“My Name is Now”

directed by Elizabete Martins Campos
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Elza Soares is samba and she reminds the world in her new documentary, “My Name is Now”.
Elza lives up to her reputation of being groundbreaking by using this doc to talk about who she is now as opposed to she was she was. Unlike other documentaries on bad girl singers whose time has passed, we don’t focus on the life she’s lived, nor is this a history lesson in what she’s done. Our role as the audience in this extended visual poem of a documentary  is interesting, we get to be Elza’s mirror. She bares all, something it seems she’s always done but it’s not for the sake of exhibition-this is more like thug motivation.
Memorable moments include seeing the 79 year old in a lusty photo shoot that proves confidence will always be the singular component of sex appeal. Others include too short glances of her as a child. This film is for true fans of Elza so at times as a gringa I was lost on certain images, like an old newspaper clip stating that Elza and her pro footballer ex husband were actually never separated confused me. I very much wished there was more of a linear storyline to follow because Elza is already so abstract and hard to grasp, but I will admit I am intrigued now and will more than likely go about researching her myself. In conclusion this film is a great introduction into the philosophical and mystical mind of the Goddess Elza Soares.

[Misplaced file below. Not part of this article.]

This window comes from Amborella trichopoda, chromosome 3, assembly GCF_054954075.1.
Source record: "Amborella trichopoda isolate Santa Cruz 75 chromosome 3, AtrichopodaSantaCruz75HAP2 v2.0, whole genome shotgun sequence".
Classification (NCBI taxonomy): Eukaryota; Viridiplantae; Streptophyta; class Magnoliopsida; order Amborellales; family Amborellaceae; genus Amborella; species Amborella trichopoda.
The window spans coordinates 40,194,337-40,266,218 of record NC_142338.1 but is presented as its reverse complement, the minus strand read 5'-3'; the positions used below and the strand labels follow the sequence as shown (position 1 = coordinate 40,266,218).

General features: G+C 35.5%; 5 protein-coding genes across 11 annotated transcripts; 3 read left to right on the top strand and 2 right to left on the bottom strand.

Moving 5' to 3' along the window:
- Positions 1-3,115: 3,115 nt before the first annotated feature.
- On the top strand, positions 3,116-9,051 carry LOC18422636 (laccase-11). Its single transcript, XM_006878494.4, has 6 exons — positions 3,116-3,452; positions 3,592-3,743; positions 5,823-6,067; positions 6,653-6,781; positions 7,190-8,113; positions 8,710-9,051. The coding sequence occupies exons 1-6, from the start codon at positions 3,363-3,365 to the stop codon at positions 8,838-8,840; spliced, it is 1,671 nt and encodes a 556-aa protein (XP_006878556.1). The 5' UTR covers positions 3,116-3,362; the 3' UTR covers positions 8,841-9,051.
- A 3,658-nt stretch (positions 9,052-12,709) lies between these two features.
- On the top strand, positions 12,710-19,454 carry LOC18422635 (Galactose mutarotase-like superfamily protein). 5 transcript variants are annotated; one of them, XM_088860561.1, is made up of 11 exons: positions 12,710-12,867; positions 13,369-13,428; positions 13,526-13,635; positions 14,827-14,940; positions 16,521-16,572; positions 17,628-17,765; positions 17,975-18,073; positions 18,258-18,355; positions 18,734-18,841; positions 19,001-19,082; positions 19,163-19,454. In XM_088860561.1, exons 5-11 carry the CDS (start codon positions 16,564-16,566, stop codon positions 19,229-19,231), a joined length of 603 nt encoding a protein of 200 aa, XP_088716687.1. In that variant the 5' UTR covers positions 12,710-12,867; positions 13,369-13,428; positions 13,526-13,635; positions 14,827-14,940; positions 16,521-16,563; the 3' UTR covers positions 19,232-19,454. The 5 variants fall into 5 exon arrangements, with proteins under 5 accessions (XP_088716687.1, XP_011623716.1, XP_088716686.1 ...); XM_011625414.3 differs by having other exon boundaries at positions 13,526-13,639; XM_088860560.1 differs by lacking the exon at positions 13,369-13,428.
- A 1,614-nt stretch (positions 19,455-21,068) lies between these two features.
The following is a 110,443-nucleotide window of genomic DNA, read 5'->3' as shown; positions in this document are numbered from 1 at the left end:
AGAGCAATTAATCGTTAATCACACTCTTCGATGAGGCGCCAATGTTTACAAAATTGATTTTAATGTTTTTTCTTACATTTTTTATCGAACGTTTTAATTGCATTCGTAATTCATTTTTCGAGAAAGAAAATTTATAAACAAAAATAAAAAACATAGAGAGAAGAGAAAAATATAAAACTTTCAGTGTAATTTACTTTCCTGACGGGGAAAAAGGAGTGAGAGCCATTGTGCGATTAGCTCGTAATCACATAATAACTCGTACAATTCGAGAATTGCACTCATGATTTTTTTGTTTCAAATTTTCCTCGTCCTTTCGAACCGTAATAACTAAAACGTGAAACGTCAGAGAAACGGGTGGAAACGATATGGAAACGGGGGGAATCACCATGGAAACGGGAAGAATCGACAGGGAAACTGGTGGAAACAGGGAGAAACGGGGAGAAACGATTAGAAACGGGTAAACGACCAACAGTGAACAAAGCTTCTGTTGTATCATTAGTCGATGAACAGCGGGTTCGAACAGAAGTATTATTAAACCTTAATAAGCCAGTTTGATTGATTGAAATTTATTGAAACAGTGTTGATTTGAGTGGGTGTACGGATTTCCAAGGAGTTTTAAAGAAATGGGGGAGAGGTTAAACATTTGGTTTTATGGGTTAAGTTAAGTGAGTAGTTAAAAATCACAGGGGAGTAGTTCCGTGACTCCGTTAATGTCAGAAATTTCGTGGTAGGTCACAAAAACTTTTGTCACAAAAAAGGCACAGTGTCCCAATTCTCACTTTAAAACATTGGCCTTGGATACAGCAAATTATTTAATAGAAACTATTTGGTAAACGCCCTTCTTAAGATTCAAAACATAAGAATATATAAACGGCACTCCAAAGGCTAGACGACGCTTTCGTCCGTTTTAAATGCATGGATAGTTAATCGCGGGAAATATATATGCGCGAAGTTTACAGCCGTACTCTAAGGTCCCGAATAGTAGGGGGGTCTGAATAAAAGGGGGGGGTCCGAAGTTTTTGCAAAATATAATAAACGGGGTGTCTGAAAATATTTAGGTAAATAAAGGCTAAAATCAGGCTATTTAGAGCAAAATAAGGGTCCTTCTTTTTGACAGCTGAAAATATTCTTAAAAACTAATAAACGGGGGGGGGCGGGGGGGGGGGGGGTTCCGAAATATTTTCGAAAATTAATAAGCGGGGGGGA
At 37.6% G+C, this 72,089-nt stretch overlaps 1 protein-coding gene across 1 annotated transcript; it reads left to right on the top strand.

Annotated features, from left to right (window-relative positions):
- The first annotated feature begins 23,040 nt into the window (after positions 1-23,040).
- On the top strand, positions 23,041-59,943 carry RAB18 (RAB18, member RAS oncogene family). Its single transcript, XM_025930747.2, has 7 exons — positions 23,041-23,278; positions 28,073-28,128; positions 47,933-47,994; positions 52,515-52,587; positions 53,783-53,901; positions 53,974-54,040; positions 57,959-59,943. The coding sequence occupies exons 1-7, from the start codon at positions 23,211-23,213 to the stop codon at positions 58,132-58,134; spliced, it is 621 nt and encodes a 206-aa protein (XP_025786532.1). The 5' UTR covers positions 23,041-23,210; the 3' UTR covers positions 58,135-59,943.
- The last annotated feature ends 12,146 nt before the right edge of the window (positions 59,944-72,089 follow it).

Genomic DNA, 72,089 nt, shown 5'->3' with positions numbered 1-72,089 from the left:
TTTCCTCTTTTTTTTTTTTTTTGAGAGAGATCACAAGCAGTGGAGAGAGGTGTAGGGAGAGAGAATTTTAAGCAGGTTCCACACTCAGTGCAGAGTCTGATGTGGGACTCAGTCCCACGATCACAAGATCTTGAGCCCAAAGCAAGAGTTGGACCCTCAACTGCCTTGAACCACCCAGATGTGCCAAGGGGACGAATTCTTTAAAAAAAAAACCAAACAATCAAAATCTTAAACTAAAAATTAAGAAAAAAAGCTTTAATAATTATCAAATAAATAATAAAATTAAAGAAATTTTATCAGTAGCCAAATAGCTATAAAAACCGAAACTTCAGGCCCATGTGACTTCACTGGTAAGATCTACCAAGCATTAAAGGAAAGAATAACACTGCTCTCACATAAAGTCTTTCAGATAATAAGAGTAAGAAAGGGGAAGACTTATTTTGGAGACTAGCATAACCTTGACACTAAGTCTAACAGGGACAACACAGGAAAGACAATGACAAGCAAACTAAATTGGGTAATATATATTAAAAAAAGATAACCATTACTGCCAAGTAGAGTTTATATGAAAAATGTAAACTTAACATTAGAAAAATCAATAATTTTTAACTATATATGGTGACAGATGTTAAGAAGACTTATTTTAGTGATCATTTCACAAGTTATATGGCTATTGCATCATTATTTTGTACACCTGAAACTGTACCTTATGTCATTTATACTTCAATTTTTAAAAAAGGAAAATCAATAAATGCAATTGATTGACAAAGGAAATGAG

Festival Latindades Day 1 Recap

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Yesterday was the first day of “Festival Latinidades“. Celebrating it’s eighth year, the festival aims to